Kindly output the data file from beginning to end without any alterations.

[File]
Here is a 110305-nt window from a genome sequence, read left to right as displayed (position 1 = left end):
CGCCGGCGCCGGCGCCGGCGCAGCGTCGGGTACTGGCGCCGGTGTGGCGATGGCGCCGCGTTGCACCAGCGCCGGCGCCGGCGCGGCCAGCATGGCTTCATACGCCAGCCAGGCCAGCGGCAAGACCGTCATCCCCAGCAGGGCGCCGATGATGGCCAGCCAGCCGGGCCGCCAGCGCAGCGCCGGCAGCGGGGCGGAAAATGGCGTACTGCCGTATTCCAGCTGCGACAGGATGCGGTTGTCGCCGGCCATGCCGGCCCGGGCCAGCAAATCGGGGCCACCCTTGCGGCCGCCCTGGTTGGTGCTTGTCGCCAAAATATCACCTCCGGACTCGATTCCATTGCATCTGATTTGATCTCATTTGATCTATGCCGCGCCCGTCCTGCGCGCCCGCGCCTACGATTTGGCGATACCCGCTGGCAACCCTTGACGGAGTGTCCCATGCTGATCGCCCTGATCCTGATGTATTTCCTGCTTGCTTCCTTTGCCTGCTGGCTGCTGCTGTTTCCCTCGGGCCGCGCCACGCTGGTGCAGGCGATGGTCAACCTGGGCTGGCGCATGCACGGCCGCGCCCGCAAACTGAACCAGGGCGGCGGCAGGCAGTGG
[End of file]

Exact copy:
Here is a 110305-nt window from a genome sequence, read left to right as displayed (position 1 = left end):
CGCCGGCGCCGGCGCCGGCGCAGCGTCGGGTACTGGCGCCGGTGTGGCGATGGCGCCGCGTTGCACCAGCGCCGGCGCCGGCGCGGCCAGCATGGCTTCATACGCCAGCCAGGCCAGCGGCAAGACCGTCATCCCCAGCAGGGCGCCGATGATGGCCAGCCAGCCGGGCCGCCAGCGCAGCGCCGGCAGCGGGGCGGAAAATGGCGTACTGCCGTATTCCAGCTGCGACAGGATGCGGTTGTCGCCGGCCATGCCGGCCCGGGCCAGCAAATCGGGGCCACCCTTGCGGCCGCCCTGGTTGGTGCTTGTCGCCAAAATATCACCTCCGGACTCGATTCCATTGCATCTGATTTGATCTCATTTGATCTATGCCGCGCCCGTCCTGCGCGCCCGCGCCTACGATTTGGCGATACCCGCTGGCAACCCTTGACGGAGTGTCCCATGCTGATCGCCCTGATCCTGATGTATTTCCTGCTTGCTTCCTTTGCCTGCTGGCTGCTGCTGTTTCCCTCGGGCCGCGCCACGCTGGTGCAGGCGATGGTCAACCTGGGCTGGCGCATGCACGGCCGCGCCCGCAAACTGAACCAGGGCGGCGGCAGGCAGTGG